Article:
El Camino Instructors to Protest Salaries

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El Camino College instructors, frustrated over stalled contract talks, are taking their complaints public with plans to picket at graduation ceremonies Friday.

Talks broke off with college administrators several weeks ago after faculty members, who have not received a pay raise in three years, rejected an offer that included 1% salary increases in July and January.

"That's an insult considering we haven't gotten any pay raise in the last three years," said Lance Widman, a political science professor and president of the faculty union.

The union requested this week that a state mediator step in to end the standoff.

The instructors, who want an additional 2% raise during the 1995-96 school year, will distribute flyers at graduation detailing their complaints, Widman said.

Contract talks began 18 months ago for college instructors, who earn $29,000 to $60,000 a year.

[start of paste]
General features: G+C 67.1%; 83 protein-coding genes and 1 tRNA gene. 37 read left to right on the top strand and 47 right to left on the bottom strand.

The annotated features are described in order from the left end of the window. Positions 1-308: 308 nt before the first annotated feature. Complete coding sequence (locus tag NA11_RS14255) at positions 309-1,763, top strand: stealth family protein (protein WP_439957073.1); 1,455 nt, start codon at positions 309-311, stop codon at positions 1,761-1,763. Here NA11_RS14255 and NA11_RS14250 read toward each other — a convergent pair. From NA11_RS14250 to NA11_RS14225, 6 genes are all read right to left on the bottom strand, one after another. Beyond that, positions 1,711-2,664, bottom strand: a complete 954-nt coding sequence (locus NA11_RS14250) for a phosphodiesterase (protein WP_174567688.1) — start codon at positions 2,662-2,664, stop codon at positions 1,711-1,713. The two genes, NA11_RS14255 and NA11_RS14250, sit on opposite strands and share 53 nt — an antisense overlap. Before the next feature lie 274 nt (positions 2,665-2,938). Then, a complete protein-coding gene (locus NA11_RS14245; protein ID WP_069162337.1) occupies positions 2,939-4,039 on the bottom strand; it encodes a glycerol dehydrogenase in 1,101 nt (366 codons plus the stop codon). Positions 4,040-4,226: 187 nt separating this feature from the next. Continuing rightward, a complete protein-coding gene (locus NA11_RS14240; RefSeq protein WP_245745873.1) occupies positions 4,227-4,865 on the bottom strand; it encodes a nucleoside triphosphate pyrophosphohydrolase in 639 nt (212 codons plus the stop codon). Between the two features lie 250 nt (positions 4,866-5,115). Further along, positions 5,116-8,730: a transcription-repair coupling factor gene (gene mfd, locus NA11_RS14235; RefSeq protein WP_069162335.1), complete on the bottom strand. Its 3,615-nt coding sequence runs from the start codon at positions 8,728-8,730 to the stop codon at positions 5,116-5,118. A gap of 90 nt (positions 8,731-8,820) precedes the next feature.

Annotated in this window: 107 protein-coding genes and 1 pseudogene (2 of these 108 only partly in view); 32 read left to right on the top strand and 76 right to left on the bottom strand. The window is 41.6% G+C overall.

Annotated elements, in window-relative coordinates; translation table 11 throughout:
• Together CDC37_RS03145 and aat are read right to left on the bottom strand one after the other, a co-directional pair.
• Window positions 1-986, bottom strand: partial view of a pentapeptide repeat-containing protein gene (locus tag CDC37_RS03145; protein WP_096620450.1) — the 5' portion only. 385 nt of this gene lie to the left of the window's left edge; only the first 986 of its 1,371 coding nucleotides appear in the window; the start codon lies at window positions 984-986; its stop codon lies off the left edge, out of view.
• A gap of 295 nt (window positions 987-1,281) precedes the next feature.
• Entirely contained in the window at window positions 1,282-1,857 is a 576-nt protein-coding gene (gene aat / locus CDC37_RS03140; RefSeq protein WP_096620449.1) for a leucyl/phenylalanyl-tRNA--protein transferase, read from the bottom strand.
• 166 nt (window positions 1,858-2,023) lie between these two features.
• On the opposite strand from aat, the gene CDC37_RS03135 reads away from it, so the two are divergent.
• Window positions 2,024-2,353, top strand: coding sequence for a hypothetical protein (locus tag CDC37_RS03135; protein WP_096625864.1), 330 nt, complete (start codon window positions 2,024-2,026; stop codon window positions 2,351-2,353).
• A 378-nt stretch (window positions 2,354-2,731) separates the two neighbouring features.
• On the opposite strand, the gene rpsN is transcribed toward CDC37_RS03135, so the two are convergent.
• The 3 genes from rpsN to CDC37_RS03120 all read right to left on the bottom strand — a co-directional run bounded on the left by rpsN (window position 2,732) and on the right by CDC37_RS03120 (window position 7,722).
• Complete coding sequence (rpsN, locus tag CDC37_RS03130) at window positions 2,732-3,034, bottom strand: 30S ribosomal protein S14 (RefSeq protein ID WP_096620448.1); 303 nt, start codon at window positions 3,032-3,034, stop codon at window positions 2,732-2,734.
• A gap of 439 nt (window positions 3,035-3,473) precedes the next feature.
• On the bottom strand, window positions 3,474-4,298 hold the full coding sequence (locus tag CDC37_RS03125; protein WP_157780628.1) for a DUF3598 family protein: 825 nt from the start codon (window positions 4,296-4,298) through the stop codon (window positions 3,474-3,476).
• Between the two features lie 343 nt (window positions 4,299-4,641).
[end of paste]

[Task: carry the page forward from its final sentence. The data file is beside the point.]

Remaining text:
Officials at the Torrance-area college said the school cannot make a more generous offer to instructors. Dwindling funds from the state have made such increases impossible, said President Sam Schauerman.

Members of the El Camino Federation of Teachers, which represents 700 full- and part-time employees, voiced dissatisfaction with college administrators at a union meeting last week. All of the 100 faculty members in attendance cast no-confidence votes against Schauerman, and 95% of them voted no confidence in the board of trustees.

Instructors, barred in their contracts from striking, also will take their protests into the classrooms.

In the past, instructors often have permitted students to be added to full classes. But many instructors plan to refuse to permit additional students to enroll in their summer and fall classes once the roster is full, Widman said.

That news disappointed Schauerman, who said classroom protests hurt students while doing little to further negotiations.

Schauerman said college administrators would like to continue negotiations with the faculty, but he said talks could not resume if the union called for state intervention.

Widman said teachers would be willing to accept the college's last offer if they were given assurances of a more generous raise in the next several years.

"How can I assure them of that?" Schauerman said. "I have no idea what the state is going to do."

The college received $30 million in state funds last year, and officials expect a 50% decline in funds this year, said business manager Victor Hanson. Increased enrollment fees and more revenue from local property taxes are expected to help make up the difference.

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